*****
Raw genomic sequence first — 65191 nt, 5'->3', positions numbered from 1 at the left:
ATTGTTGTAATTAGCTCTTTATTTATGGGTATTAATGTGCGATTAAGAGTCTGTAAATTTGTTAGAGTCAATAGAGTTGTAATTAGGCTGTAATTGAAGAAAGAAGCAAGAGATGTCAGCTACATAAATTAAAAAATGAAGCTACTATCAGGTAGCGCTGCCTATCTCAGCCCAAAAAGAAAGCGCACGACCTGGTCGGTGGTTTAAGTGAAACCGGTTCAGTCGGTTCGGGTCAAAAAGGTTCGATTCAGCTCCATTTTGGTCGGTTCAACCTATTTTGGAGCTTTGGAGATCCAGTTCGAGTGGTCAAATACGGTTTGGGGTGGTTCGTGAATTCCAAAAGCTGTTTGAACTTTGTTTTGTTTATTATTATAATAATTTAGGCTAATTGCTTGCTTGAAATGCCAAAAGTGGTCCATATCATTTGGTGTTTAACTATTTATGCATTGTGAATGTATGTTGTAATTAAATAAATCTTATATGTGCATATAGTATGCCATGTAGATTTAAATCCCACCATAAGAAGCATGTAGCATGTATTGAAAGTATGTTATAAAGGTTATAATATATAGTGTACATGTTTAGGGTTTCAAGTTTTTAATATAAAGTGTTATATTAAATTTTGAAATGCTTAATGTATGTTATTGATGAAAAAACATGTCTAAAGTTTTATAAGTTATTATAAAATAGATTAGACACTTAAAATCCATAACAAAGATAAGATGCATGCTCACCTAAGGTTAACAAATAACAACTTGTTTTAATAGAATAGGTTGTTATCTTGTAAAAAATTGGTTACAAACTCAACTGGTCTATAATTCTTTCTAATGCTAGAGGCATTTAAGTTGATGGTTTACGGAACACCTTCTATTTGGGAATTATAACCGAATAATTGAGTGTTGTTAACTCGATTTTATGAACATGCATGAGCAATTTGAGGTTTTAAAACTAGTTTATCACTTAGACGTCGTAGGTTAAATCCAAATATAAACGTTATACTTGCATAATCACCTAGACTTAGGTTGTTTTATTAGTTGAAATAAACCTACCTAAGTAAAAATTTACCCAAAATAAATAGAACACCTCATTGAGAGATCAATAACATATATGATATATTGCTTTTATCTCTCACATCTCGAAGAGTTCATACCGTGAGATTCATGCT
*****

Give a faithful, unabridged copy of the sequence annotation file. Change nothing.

Raw genomic sequence first — 65191 nt, 5'->3', positions numbered from 1 at the left:
ATTGTTGTAATTAGCTCTTTATTTATGGGTATTAATGTGCGATTAAGAGTCTGTAAATTTGTTAGAGTCAATAGAGTTGTAATTAGGCTGTAATTGAAGAAAGAAGCAAGAGATGTCAGCTACATAAATTAAAAAATGAAGCTACTATCAGGTAGCGCTGCCTATCTCAGCCCAAAAAGAAAGCGCACGACCTGGTCGGTGGTTTAAGTGAAACCGGTTCAGTCGGTTCGGGTCAAAAAGGTTCGATTCAGCTCCATTTTGGTCGGTTCAACCTATTTTGGAGCTTTGGAGATCCAGTTCGAGTGGTCAAATACGGTTTGGGGTGGTTCGTGAATTCCAAAAGCTGTTTGAACTTTGTTTTGTTTATTATTATAATAATTTAGGCTAATTGCTTGCTTGAAATGCCAAAAGTGGTCCATATCATTTGGTGTTTAACTATTTATGCATTGTGAATGTATGTTGTAATTAAATAAATCTTATATGTGCATATAGTATGCCATGTAGATTTAAATCCCACCATAAGAAGCATGTAGCATGTATTGAAAGTATGTTATAAAGGTTATAATATATAGTGTACATGTTTAGGGTTTCAAGTTTTTAATATAAAGTGTTATATTAAATTTTGAAATGCTTAATGTATGTTATTGATGAAAAAACATGTCTAAAGTTTTATAAGTTATTATAAAATAGATTAGACACTTAAAATCCATAACAAAGATAAGATGCATGCTCACCTAAGGTTAACAAATAACAACTTGTTTTAATAGAATAGGTTGTTATCTTGTAAAAAATTGGTTACAAACTCAACTGGTCTATAATTCTTTCTAATGCTAGAGGCATTTAAGTTGATGGTTTACGGAACACCTTCTATTTGGGAATTATAACCGAATAATTGAGTGTTGTTAACTCGATTTTATGAACATGCATGAGCAATTTGAGGTTTTAAAACTAGTTTATCACTTAGACGTCGTAGGTTAAATCCAAATATAAACGTTATACTTGCATAATCACCTAGACTTAGGTTGTTTTATTAGTTGAAATAAACCTACCTAAGTAAAAATTTACCCAAAATAAATAGAACACCTCATTGAGAGATCAATAACATATATGATATATTGCTTTTATCTCTCACATCTCGAAGAGTTCATACCGTGAGATTCATGCT